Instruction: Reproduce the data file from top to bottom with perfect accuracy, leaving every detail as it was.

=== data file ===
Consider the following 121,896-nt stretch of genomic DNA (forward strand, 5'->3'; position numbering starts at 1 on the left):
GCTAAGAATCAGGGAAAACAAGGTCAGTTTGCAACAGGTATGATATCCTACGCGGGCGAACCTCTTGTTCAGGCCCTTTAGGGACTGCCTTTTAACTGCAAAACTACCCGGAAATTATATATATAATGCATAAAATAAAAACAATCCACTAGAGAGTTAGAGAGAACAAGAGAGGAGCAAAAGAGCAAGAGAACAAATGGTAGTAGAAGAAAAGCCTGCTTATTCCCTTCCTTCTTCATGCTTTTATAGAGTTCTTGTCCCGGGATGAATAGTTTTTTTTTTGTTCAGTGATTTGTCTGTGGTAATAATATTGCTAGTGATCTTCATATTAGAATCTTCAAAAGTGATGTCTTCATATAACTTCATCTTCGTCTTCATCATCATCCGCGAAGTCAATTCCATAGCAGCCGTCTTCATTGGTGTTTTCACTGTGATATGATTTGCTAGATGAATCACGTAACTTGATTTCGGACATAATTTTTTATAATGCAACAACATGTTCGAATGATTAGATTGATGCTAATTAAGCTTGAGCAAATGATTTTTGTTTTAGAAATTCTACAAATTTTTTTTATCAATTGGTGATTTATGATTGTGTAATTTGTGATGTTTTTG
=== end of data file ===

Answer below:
Consider the following 121,896-nt stretch of genomic DNA (forward strand, 5'->3'; position numbering starts at 1 on the left):
GCTAAGAATCAGGGAAAACAAGGTCAGTTTGCAACAGGTATGATATCCTACGCGGGCGAACCTCTTGTTCAGGCCCTTTAGGGACTGCCTTTTAACTGCAAAACTACCCGGAAATTATATATATAATGCATAAAATAAAAACAATCCACTAGAGAGTTAGAGAGAACAAGAGAGGAGCAAAAGAGCAAGAGAACAAATGGTAGTAGAAGAAAAGCCTGCTTATTCCCTTCCTTCTTCATGCTTTTATAGAGTTCTTGTCCCGGGATGAATAGTTTTTTTTTTGTTCAGTGATTTGTCTGTGGTAATAATATTGCTAGTGATCTTCATATTAGAATCTTCAAAAGTGATGTCTTCATATAACTTCATCTTCGTCTTCATCATCATCCGCGAAGTCAATTCCATAGCAGCCGTCTTCATTGGTGTTTTCACTGTGATATGATTTGCTAGATGAATCACGTAACTTGATTTCGGACATAATTTTTTATAATGCAACAACATGTTCGAATGATTAGATTGATGCTAATTAAGCTTGAGCAAATGATTTTTGTTTTAGAAATTCTACAAATTTTTTTTATCAATTGGTGATTTATGATTGTGTAATTTGTGATGTTTTTG